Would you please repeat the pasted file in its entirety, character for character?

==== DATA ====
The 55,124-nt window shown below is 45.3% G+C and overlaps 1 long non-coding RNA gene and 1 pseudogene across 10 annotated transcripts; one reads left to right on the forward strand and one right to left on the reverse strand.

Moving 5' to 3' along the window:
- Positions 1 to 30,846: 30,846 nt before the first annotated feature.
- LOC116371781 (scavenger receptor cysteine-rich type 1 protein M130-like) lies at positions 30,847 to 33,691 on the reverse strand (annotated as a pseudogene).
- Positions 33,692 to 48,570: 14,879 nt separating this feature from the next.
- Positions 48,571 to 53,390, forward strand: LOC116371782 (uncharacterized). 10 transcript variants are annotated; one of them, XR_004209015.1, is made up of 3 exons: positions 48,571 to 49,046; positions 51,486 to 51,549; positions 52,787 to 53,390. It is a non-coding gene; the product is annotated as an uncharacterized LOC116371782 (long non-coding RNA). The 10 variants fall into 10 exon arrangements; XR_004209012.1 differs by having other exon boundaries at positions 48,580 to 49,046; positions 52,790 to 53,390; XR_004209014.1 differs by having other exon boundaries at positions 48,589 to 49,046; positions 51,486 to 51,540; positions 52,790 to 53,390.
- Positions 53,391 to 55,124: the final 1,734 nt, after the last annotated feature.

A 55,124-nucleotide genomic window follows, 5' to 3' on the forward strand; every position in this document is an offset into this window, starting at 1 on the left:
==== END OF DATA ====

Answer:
The 55,124-nt window shown below is 45.3% G+C and overlaps 1 long non-coding RNA gene and 1 pseudogene across 10 annotated transcripts; one reads left to right on the forward strand and one right to left on the reverse strand.

Moving 5' to 3' along the window:
- Positions 1 to 30,846: 30,846 nt before the first annotated feature.
- LOC116371781 (scavenger receptor cysteine-rich type 1 protein M130-like) lies at positions 30,847 to 33,691 on the reverse strand (annotated as a pseudogene).
- Positions 33,692 to 48,570: 14,879 nt separating this feature from the next.
- Positions 48,571 to 53,390, forward strand: LOC116371782 (uncharacterized). 10 transcript variants are annotated; one of them, XR_004209015.1, is made up of 3 exons: positions 48,571 to 49,046; positions 51,486 to 51,549; positions 52,787 to 53,390. It is a non-coding gene; the product is annotated as an uncharacterized LOC116371782 (long non-coding RNA). The 10 variants fall into 10 exon arrangements; XR_004209012.1 differs by having other exon boundaries at positions 48,580 to 49,046; positions 52,790 to 53,390; XR_004209014.1 differs by having other exon boundaries at positions 48,589 to 49,046; positions 51,486 to 51,540; positions 52,790 to 53,390.
- Positions 53,391 to 55,124: the final 1,734 nt, after the last annotated feature.

A 55,124-nucleotide genomic window follows, 5' to 3' on the forward strand; every position in this document is an offset into this window, starting at 1 on the left: